robotic bees that terrify viewers in the third season Black mirror may have a correlation in the real world. The neuroscientist’s plan, yes, is a little different from the show’s plan. Instead of creating small automata with the characteristics of these insects, he suggests studying their brains so that robotics can improve their procedures.

Have you noticed, for example, that bees are multitasking? At the same time, they balance their flight, avoid predators, and evaluate which flowers are most favorable for their pollinating work. In a study published in the journal electronic lifeMacquarie University neuroscientist Andrew Barron explained that speed and efficiency are critical for these insects. Therefore, parallelism with robotics is not far-fetched.

“Decision making is at the heart of cognition. It is the result of evaluating possible outcomes, and animal life is full of decisions. A honey bee has a smaller brain than a sesame seed. However, he can make decisions faster and more accurately than we can,” Barron said, noting that “a robot programmed to do the work of one of them would need the support of a supercomputer.“.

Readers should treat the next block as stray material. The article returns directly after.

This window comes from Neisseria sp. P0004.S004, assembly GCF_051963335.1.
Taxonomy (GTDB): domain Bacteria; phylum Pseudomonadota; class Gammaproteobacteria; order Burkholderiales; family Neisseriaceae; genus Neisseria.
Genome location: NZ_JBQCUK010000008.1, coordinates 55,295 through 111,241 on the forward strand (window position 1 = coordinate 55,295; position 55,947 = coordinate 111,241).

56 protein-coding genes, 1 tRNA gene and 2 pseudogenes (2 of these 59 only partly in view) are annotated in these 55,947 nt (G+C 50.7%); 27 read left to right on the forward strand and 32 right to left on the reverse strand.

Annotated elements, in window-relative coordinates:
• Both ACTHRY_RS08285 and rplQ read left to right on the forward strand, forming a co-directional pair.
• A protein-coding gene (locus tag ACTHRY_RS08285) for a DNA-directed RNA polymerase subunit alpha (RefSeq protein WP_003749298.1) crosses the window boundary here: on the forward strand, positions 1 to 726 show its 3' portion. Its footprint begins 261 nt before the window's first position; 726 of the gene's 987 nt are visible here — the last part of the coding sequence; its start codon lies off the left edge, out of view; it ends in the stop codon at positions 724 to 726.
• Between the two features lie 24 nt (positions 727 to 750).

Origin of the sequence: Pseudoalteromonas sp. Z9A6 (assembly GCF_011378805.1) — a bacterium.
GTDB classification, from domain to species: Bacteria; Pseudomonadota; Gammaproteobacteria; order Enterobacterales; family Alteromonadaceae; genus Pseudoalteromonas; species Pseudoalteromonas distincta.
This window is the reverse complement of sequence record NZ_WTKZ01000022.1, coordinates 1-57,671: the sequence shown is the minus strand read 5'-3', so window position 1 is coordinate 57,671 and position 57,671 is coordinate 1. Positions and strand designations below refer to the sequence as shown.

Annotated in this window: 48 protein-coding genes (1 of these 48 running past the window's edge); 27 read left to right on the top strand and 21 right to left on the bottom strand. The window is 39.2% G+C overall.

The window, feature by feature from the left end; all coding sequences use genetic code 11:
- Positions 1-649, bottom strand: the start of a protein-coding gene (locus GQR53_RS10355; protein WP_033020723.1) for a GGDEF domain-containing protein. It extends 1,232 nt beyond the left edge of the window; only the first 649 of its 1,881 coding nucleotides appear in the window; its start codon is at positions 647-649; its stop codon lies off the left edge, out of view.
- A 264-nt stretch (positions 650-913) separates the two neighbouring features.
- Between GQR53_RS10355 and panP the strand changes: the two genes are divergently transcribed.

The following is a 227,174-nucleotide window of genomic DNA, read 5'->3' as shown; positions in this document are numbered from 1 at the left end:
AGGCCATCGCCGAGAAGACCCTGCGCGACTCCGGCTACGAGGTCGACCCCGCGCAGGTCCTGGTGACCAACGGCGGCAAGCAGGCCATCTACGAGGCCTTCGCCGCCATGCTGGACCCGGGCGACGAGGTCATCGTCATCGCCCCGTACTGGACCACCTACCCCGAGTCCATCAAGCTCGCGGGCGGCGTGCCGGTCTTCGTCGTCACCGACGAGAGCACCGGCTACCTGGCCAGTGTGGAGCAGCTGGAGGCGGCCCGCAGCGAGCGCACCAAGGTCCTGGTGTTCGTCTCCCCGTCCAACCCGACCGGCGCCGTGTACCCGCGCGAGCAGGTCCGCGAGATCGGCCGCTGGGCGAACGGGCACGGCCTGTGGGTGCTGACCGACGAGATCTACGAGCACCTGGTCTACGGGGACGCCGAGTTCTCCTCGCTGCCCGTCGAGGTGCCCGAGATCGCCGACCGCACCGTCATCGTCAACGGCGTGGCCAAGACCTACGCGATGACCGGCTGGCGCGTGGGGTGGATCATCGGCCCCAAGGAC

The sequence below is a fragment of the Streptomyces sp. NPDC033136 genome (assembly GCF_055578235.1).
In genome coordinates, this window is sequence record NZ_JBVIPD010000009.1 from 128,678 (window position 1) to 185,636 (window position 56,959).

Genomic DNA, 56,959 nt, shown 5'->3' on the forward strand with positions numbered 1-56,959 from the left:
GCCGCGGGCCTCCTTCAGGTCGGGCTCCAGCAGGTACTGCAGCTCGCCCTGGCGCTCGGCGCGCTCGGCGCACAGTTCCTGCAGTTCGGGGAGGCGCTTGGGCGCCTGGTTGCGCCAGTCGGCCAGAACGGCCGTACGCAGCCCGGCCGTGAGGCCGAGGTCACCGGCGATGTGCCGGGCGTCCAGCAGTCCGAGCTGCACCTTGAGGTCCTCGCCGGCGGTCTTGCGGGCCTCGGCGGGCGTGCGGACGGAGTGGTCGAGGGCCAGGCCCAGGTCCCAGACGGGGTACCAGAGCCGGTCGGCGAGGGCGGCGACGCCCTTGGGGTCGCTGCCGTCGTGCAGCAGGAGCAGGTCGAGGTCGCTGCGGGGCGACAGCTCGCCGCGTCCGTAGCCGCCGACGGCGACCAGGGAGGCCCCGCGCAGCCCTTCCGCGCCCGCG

The approach is to study the millions of years of evolution that came together in design bee brain. Then about how to transfer this training to the development of robots so that they get more autonomy.

Robotic bees or “robot bees”?

An Australian university team trained 20 bees to recognize flowers of different colors, each with different compounds, both sweet and bitter. With 40 hours of footage, they determined how much time they needed to make decisions.

“If the bees were confident that there was food on the flower, they would quickly decide to land on it, on average it would take 0.6 seconds,” said Hadi Maboudi, study co-author and computational neuroethologist at the University of Sheffield in England. . “If they were sure that the flower would not have food, they would have made a decision just as quickly,” he added. A longer delay (1.4 seconds on average) was recorded when they weren’t sure about the connection in each flower.

In the next step, the researchers developed computational model for reproducing decision making by bees. In the process, they realized that these insects are capable of making complex decisions with minimal neural circuitry.

“We are looking into how they gather information so quickly. We believe that they use their movements in flight to improve their visual system and detection. one of the best colors,” said James Marshall, another researcher involved in the study. He does not improvise in this area: for many years he has been working on the study of algorithms that mimic the behavior of insects.

As it was said the goal is not to create robotic bees, but for machines to learn from insects. After all, we are faced with a rethinking of the fact that “art imitates nature.” Now technology. An interest that is not trivial as artificial intelligence systems emulate human capabilities with increasing efficiency. Apparently, we are not the only source of inspiration.

Source: Hiper Textual

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